[PoF: I don’t think it’s all that unconventional for the high-income earners and big savers. There’s only so much one can squeeze into tax advantaged accounts per year. Over 80% of my portfolio is post-tax (taxable or Roth)]


Social Security

Next to RMDs, this is my second annuity.  I decided to hold off on claiminguntill age 70.  By waiting I’m making a guaranteed 6.1% on my money.  I’m also improving my wife’s financial picture once I’m dead, which is actually my main goal.

My SS take at 66 would be $31K and when my wife claims 9 years later she would get about $16K.  By deferring, I will get $42K and when she claims our net will be $63K, but if I croak, her take will be $42K inflation adjusted instead of $31K.  Personally, I don’t think Congress is going to fix SS so in 2034 the law mandates a 25% across the board cut, and my opinion is they will stand by and just “blame the law.”

If the cut happens (also presuming I’m dead), my wife’s $42K will become $35K where taking my age 66 distribution would drop her to about $24K.  I consider this income stream as insurance anyway, but it deserves a clear understanding of how the parts work.


Illiquid assets

I engaged in a couple side businesses that generated K-1’s.  They added to my LT cap loss, Not a fan, but YMMV.



This is something I didn’t do in a formal way and I wish I had.  I was making plenty of money, saving plenty of money, and had a thumbnail idea of where everything was going, but I wish I had a formal idea.  As you save for retirement, the most important dollar you ever save is your first one.  It has the longest time to multiply.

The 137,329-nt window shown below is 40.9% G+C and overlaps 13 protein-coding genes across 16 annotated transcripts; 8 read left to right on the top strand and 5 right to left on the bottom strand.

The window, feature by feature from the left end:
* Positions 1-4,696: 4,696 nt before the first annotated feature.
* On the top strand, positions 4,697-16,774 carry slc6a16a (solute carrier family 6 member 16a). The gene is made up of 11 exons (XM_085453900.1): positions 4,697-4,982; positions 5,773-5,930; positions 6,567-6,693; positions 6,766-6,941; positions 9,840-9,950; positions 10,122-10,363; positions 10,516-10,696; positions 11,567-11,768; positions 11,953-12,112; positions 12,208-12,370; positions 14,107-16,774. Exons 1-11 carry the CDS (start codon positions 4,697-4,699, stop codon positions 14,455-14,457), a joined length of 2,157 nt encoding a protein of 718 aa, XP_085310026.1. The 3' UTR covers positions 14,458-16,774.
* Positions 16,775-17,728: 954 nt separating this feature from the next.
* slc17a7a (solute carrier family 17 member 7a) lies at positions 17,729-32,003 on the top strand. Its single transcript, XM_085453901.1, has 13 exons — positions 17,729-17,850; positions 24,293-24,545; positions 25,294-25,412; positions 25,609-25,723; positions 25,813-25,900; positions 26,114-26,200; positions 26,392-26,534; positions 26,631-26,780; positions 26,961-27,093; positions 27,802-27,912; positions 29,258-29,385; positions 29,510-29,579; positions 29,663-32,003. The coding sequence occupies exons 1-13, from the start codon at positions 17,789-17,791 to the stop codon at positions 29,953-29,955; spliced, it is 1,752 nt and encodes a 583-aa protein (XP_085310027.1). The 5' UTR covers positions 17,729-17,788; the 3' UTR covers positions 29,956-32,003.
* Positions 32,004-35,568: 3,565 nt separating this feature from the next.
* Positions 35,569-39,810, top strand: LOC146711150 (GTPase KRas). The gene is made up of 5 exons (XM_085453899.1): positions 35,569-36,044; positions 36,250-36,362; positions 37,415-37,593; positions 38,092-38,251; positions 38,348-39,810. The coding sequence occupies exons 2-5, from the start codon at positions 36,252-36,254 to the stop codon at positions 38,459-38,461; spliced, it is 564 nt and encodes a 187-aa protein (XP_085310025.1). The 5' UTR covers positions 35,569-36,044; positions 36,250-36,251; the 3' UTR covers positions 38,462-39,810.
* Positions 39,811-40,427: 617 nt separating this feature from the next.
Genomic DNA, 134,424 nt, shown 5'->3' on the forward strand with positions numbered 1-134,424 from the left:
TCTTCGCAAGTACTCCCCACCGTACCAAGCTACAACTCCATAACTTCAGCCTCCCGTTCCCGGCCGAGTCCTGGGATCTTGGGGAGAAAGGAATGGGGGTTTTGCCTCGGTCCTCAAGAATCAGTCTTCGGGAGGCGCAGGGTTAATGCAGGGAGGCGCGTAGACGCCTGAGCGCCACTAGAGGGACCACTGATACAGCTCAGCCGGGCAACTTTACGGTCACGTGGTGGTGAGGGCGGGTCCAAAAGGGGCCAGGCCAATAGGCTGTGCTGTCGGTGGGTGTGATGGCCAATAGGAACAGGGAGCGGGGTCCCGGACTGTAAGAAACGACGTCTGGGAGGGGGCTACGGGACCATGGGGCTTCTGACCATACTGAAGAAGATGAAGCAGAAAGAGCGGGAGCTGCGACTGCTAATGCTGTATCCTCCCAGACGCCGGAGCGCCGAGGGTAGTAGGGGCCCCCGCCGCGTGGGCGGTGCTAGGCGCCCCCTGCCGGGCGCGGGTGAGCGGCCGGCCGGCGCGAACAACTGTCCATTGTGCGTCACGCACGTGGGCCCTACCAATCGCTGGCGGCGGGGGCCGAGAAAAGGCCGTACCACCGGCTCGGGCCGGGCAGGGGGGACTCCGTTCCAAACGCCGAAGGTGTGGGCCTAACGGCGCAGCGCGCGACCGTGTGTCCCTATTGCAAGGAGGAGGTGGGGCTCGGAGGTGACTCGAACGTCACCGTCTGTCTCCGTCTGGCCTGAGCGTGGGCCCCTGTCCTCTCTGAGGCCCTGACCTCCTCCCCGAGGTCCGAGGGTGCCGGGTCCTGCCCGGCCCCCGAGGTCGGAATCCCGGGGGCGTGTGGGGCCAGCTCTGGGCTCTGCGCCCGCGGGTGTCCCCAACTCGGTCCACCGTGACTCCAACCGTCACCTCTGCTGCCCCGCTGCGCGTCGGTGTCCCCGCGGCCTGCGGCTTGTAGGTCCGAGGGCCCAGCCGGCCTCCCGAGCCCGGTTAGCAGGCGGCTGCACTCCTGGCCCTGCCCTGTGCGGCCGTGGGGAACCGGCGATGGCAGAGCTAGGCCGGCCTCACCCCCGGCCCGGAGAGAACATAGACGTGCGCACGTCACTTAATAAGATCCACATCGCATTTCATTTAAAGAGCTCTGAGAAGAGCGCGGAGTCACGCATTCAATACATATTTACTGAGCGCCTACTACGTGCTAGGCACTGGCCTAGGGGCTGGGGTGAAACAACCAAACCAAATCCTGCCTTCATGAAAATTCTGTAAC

Understanding formally where the dough is going I think captures enough extra return to make it a separate asset class.  That dollar you put in 10 years into your career has far less impact on your FI.  Today, I use Mint.com to track expenses, and I charge nearly everything on a FIDO card and pay it off every month.  I get actual cash back and a very good annotated spreadsheet of where the dough goes.  The few things I need to write a check for also get swept into Mint for a near perfect day-to-day, month-to-month snapshot of my expenses. Empower monitors my assets.